By Mary Joseph - BwB Business Process Analyst, at Musoni Microfinance, Kenya
As a fresh college graduate looking to break into the international development sector, I can tell you that my job prospects were less than ideal. Despite having graduated from a top university with extensive work and leadership experience, I was having trouble finding a job post-graduation due to one setback: I had almost zero experience working in a developing country. Most entry-level positions at international development organizations require 1-2 years of experience living in a developing country (along with 3 PhDs, 5 published works, and a sacrificial lamb it seems). However, being that I had been in school in the U.S. for the past 4 years, I did not have 2 solid years of work experience in a developing country. My only option appeared to be interning or volunteering abroad without pay; an option that I did not have the financial means to pursue. I thought all hope was lost, until a friend introduced me to Bankers without Borders.
I had been looking for an entry-level position at a microfinance institution in Nairobi when I decided to check out the opportunities on the Bankers without Borders website. Somehow, the stars aligned, and when I searched for opportunities in Sub-Saharan Africa, I found my perfect job staring me in the face. And it was a paid position! After a 3-week whirlwind of interviews, contract signings, packing, and jetlag, I began one of the most transformative 6 months of my life as a Business Process Analyst at Musoni Kenya.
My major project at Musoni Kenya has been to digitize the individual business and Kilimo Booster (agricultural) lending applications in collaboration with Grameen Foundation. This involved leading a spectacular team (pictured above) in recording and analyzing data from 850 loan applications spanning 3 years, and working with data scientists to transform this data into a custom credit scoring algorithm. This algorithm, once completed, will allow Musoni to better assess client risk, increase the speed and efficiency with which we approve loans, and ultimately, provide more capital to small business owners and farmers in Kenya. In addition to this, I worked with software engineers to transform our paper applications into a digital tablet app. As the first microfinance institution that strives to be cashless, paperless, and data driven, this project was a significant milestone for Musoni. Musoni currently uses a tablet app for all group loan applications, and adding the individual and agricultural app allows us to move closer to our goal of being 100% paperless, while further improving our data driven approach as well.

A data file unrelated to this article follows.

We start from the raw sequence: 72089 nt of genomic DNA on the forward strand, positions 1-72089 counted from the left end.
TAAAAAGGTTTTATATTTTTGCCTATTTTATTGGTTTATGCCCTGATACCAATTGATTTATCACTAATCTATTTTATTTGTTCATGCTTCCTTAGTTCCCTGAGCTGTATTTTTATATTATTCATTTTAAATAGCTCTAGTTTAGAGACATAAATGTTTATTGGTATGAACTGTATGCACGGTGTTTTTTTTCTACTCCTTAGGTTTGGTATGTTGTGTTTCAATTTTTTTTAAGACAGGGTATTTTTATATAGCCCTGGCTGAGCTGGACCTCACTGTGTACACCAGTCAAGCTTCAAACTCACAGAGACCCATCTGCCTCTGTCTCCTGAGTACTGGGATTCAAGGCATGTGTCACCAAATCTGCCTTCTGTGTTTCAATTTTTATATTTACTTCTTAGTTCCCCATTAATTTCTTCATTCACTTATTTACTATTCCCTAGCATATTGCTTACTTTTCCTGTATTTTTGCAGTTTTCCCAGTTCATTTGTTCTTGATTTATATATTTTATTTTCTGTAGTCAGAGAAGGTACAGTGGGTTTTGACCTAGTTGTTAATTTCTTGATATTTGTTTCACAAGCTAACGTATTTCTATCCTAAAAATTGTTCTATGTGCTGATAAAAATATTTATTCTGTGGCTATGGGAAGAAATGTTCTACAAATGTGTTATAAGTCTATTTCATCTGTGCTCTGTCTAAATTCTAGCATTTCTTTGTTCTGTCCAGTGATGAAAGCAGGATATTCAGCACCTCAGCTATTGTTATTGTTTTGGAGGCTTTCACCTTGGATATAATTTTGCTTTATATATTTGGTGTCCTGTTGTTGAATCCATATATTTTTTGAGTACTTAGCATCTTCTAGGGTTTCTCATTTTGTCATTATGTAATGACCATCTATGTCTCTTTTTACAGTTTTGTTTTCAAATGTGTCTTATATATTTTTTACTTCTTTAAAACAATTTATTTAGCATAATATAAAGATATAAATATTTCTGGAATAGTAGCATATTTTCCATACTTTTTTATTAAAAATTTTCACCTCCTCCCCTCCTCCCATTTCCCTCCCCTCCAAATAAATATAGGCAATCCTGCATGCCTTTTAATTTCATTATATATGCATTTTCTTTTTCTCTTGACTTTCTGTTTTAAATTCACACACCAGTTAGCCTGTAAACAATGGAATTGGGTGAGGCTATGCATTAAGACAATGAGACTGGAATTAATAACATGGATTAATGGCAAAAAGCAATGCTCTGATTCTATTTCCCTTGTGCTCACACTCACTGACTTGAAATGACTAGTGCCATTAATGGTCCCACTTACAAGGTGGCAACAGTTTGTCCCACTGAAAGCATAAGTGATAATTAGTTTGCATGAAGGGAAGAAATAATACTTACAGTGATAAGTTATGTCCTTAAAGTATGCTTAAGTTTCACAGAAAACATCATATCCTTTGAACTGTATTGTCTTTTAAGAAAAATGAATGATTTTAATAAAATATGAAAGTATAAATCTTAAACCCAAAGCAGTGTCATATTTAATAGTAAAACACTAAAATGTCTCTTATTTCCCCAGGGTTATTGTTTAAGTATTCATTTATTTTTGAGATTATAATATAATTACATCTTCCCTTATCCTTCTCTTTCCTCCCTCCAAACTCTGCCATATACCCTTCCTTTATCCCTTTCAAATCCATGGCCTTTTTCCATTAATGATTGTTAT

Having begun these projects without a clear path ahead and with several setbacks, to see the outcome of my team’s hard work pay off has been immensely rewarding. During my time at Musoni the institution was awarded the Oikocredit Leverage on Technology Award, nominated as one of Fintech Africa’s Top 100 “innovative and disruptive” African fintech companies, and most recently, won the MasterCard Foundation Fund for Rural Prosperity Scaling Competition for our work with Grameen Foundation on the Kilimo Booster loan product. But even more rewarding than these awards, is seeing the real impact Musoni is making in the lives of the unbanked and under-banked in Kenya. Interacting with clients and seeing how their businesses have transformed since receiving a loan from Musoni has made every 12-hour workday worth it. These last 6 months have been grueling, challenging, and downright frustrating at times, but I have learned an incredible amount, both professionally and personally, and I wouldn’t trade it for anything.
Thank you to Bankers without Borders, Grameen Foundation, and Musoni Kenya for taking a chance on this lamb-less graduate and giving me the opportunity to positively impact the lives of farmers and small business owners in Kenya.